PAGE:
Six years of separation

I tell the students on their first day at St John’s that all that separates us is six years of exams and a bit of life experience – and that is what college will give them. A bit naïve you might think, as is my suggestion that their prime aim should be having a first-class life here rather than necessarily getting a first-class degree, though the two aren’t necessarily incompatible! A big concern of mine is that students, and indeed some of my fellow staff members too, seem to have a much tougher time of it than I did at vet school. Money worries didn’t really exist with the full grant I got, given I came from a single-parent family. There seemed far less stress on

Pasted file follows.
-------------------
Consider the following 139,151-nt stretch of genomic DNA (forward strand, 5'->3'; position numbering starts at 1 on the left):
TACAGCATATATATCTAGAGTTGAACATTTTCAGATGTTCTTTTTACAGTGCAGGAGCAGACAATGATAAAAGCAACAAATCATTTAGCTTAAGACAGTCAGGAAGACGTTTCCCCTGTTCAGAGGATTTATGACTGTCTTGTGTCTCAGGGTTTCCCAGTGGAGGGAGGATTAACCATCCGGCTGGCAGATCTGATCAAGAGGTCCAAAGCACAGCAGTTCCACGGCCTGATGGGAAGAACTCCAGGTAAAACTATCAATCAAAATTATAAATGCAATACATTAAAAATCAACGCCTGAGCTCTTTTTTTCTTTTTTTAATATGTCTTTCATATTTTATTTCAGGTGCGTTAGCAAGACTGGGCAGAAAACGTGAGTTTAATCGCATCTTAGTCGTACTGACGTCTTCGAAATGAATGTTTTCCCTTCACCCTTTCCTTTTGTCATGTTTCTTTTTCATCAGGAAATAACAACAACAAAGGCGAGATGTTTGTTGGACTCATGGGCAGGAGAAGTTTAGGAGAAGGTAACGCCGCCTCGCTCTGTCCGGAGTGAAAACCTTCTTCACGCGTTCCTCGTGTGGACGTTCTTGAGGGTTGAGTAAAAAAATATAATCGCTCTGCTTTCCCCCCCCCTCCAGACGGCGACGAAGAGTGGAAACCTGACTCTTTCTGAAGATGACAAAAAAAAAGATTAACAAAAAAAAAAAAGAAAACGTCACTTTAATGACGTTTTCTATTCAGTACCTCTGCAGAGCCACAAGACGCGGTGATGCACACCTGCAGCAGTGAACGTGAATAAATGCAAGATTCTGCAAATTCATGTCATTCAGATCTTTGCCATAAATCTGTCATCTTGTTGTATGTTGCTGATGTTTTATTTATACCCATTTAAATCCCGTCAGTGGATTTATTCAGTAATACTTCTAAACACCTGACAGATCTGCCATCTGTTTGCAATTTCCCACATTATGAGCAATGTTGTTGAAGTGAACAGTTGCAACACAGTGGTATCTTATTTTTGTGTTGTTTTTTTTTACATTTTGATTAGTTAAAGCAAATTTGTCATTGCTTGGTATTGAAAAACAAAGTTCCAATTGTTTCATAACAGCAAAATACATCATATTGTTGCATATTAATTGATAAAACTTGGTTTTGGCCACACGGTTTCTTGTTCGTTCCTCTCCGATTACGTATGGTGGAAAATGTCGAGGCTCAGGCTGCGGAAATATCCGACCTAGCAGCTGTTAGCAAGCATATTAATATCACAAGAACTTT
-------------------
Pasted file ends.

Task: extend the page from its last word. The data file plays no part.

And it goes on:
working oneself into the ground to pass the hundreds of tests that seem to rear their ugly heads every few weeks now, rather than the end-of-year exams we had which could be forgotten about till a few weeks of cramming before them, or at least that’s how I remember those halcyon days now. Or was it just that having a glass-half-full attitude even when there were problems seemed to make them much less of an issue? Indeed, life back then, and even now most of the time, I think seems neither half-full or half-empty
but rather brimming over – I do hope the same is true for you!